A new and rigorous Spanish-intensive course will replace regular study abroad courses at Montevideo, Uraguay in Fall 2014.
Stephen Shewmaker, executive director for international education said they were urged to create the program.
“Paul Roggendorff challenged us to develop a program that would provide an even more robust purpose that would serve as a capstone experience for students majoring and minoring in Spanish,” Shewmaker said.
Dr. Paul Roggendorf, associate professor of Spanish and director of World Languages, proposed the idea to the study abroad team last year.
“It was based on my experience at another college where Spanish majors were required to attend a semester in an immersion study abroad experience in a Spanish-speaking country during their junior or senior year,” Roggendorff said.
Roggendorff will be joining the students in Montevideo for the first semester with resident directors Wimon and Rosalinda Walker.
“I grew up across the river in Buenos Aires,where my parents served as missionaries for ten years,” Roggendorff said. “In a way, its like going back home for an extended visit. I’m also thrilled my family will be going and I will be able to share with my kids a bit of the culture I experienced at their age.”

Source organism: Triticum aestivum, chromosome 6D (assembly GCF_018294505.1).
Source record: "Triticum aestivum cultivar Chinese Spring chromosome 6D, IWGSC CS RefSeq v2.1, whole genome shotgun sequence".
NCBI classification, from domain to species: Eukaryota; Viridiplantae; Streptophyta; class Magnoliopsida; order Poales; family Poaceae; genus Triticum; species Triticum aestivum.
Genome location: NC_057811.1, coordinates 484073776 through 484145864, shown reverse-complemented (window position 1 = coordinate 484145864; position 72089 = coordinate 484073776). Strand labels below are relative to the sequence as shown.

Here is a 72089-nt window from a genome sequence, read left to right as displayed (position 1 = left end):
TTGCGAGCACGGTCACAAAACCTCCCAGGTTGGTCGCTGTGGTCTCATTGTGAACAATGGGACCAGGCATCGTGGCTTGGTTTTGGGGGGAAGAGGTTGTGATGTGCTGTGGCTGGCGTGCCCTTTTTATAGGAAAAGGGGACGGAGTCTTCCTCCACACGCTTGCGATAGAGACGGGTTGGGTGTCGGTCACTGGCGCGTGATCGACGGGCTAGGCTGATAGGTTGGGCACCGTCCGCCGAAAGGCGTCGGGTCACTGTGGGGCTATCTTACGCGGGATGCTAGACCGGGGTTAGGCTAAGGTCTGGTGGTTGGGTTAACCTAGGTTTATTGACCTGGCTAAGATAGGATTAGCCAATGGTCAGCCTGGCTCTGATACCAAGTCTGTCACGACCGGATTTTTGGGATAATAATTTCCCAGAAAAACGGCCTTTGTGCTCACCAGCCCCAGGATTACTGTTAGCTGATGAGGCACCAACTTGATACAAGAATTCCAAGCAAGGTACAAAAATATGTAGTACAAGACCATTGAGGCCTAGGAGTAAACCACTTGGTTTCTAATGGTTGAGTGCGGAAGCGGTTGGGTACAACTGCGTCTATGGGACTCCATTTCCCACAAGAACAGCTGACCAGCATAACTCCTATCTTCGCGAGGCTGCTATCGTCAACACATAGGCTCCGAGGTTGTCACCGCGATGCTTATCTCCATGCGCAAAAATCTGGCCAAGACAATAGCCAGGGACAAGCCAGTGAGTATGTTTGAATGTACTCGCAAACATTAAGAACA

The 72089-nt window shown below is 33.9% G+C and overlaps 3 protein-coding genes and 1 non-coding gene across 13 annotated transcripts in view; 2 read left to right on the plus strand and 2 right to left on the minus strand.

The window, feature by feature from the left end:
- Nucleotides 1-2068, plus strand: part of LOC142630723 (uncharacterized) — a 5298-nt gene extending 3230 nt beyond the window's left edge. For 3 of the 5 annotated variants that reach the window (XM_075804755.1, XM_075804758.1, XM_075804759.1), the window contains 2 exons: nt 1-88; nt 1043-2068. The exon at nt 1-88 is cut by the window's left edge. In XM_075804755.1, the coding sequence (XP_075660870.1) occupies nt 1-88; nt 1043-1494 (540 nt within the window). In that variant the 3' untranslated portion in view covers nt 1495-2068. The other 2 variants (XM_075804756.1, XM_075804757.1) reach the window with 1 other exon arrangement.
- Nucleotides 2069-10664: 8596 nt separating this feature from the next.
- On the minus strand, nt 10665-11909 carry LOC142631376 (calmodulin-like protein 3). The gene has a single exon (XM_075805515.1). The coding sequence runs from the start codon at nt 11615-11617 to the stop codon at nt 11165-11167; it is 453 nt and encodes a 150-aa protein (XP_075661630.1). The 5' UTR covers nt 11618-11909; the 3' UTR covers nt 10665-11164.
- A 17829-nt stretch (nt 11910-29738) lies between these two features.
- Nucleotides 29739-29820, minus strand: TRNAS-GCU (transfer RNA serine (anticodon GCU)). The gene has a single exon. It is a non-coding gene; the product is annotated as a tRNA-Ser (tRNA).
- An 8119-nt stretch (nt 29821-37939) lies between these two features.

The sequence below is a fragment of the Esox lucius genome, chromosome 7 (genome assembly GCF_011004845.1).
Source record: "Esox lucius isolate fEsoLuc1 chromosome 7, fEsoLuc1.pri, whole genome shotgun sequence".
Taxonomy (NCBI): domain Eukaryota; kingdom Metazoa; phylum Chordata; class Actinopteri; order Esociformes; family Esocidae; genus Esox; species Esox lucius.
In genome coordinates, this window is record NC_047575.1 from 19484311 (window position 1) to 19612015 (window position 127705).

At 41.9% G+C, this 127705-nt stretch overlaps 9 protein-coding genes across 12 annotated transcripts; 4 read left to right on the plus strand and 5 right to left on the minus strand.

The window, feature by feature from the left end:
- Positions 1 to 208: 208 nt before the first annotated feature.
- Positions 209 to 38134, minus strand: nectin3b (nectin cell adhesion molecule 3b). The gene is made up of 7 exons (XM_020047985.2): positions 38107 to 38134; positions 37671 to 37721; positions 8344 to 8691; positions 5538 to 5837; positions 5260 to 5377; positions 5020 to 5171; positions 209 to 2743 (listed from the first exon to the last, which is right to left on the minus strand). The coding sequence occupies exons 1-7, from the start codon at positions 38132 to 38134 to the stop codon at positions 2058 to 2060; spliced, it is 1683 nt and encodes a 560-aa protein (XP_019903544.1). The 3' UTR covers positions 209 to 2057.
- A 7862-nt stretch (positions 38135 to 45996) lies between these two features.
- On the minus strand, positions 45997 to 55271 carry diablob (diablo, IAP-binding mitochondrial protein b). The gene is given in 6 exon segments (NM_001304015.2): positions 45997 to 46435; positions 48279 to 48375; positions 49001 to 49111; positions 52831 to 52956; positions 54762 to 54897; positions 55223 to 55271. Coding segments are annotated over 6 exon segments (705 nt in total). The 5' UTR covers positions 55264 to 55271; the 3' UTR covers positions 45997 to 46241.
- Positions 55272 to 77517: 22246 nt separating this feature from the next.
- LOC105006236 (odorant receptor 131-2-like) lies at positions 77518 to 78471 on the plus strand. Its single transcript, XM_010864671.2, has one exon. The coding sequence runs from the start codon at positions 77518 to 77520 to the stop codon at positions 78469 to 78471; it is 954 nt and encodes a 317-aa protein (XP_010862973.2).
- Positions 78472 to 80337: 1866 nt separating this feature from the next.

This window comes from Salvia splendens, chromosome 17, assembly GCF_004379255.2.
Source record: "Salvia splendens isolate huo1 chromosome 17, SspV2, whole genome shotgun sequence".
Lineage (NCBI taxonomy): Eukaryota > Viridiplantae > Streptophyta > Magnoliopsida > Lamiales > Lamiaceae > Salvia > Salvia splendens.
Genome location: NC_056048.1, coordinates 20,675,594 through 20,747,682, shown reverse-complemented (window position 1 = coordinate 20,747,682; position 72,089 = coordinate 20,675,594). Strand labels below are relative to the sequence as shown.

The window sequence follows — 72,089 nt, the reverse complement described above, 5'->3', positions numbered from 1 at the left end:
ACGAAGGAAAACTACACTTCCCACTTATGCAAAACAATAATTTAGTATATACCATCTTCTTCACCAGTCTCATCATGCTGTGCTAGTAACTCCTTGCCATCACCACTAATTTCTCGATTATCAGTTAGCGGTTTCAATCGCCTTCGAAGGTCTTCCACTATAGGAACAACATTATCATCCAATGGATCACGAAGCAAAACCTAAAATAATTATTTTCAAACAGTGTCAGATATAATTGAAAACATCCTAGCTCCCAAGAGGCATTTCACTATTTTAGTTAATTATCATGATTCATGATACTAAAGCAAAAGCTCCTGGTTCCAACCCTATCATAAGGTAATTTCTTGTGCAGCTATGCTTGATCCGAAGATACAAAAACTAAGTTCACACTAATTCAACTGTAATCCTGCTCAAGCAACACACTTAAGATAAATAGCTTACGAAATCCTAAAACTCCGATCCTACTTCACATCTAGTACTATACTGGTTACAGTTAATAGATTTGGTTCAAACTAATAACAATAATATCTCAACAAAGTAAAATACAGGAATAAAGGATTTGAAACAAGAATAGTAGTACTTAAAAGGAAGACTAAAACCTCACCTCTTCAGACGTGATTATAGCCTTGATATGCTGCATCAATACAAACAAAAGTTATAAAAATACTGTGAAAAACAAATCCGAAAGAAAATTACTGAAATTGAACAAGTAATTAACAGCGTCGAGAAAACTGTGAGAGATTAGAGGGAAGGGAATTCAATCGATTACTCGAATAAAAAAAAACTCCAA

Like other study abroad trips, students will learn in and out of the classroom. Plans are being made to visit cities like Machu Picchu, and Cuzco, Peru and Buenos Aires, Argentina, and local attractions. Students will also be allowed one week to travel on their own.
“These types of experiences are excellent for language learners because it serves as an internship of sorts where they get to put into practice what they have learned in class,” Roggendorff said. “And I’m not talking about just the language, but the cultures as well.”
Students will be able to choose between an intermediate track or an advanced track based on whether they are majoring or minoring in Spanish. Students will take separate classes on each track for six to seven weeks and will combine to take the same courses for the last eight weeks. All courses will be taught in Spanish.
Expectations for the new program are high and there are few doubts of its success.
“With this program, we just hope to further the university’s mission as best we can,” Roggendorff said.